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You transfer function models the behavior of a system. That may be a mechanical system, an electric system, etc. In your case you have a second order low pass filter. If you calculate the step response of your system, you will notice that the system cannot follow the step. It will either grow fast, with a high slope and then start to decrease its slope ...


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Model your deterministic input as a $2 \times 1$ matrix : $$ \begin{bmatrix} u \\ T_a \\ \end{bmatrix} $$ Then your state space equations will be: $$ \begin{bmatrix} \dot x_1 \\ \dot x_2 \\ \dot x_3 \end{bmatrix} = \begin{bmatrix} -\frac 13p & \frac 13p & 0 \\ p & -(p+ \frac{c}{10}) & \frac{c}{10} \\ 0 & \frac{c}{30} & -(\...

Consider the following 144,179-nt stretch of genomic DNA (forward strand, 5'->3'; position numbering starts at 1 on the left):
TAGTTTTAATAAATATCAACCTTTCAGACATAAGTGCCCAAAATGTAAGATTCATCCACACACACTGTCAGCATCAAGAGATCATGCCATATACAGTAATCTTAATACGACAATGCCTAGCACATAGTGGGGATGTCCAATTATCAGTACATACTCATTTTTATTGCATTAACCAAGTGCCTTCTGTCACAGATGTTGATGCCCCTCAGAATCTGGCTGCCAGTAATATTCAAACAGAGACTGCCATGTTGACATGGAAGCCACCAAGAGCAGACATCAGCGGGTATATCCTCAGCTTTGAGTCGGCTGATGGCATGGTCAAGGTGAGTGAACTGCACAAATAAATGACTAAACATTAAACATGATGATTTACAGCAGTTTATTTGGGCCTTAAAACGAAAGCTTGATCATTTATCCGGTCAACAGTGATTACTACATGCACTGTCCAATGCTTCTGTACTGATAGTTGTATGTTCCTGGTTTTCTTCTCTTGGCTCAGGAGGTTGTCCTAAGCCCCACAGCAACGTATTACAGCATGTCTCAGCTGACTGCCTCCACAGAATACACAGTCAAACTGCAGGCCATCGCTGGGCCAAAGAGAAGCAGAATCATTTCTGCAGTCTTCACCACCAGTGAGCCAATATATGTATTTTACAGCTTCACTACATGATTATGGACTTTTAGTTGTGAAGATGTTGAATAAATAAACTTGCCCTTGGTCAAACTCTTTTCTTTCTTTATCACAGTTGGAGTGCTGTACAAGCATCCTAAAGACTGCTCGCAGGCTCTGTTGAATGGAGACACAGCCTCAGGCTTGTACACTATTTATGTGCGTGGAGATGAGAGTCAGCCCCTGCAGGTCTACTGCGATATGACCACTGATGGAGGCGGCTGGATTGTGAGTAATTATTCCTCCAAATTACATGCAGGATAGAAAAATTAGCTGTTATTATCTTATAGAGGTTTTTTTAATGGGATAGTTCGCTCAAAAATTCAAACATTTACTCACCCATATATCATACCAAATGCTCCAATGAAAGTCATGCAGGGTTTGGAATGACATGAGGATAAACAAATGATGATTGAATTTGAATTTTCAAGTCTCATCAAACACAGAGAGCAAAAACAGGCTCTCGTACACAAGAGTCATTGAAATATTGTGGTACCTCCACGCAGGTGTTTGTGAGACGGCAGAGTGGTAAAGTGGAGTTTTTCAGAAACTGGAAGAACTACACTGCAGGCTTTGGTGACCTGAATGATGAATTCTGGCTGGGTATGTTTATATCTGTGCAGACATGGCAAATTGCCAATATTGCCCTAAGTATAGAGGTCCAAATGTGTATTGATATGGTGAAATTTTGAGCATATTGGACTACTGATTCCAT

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This is kind of hand-wavy, but you can look at this from two different perspectives: One, you can look at $z^{-1}$ as a "back-step" operator; i.e. if $X(z) = \mathcal{Z}\lbrace x_n \rbrace$, then (with a few 'i's left undotted and 't's uncrossed) $\frac{X(z)}{z} = \mathcal{Z}\lbrace x_{n-1} \rbrace$. You can also look at $s$ as a derivative operator: if $X(...


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"integrator is unstable since it has a pole on the unit circle" -- not true. This Z-1 is done all the time in CIC resamplers. The pole is --on-- the unit circle exactly, and is therefore stable. Fun fact, if you use floating point math this falls apart and the integrator blows up bc the value is not exactly 1, its 1.000000000001 (or something larger than 1)


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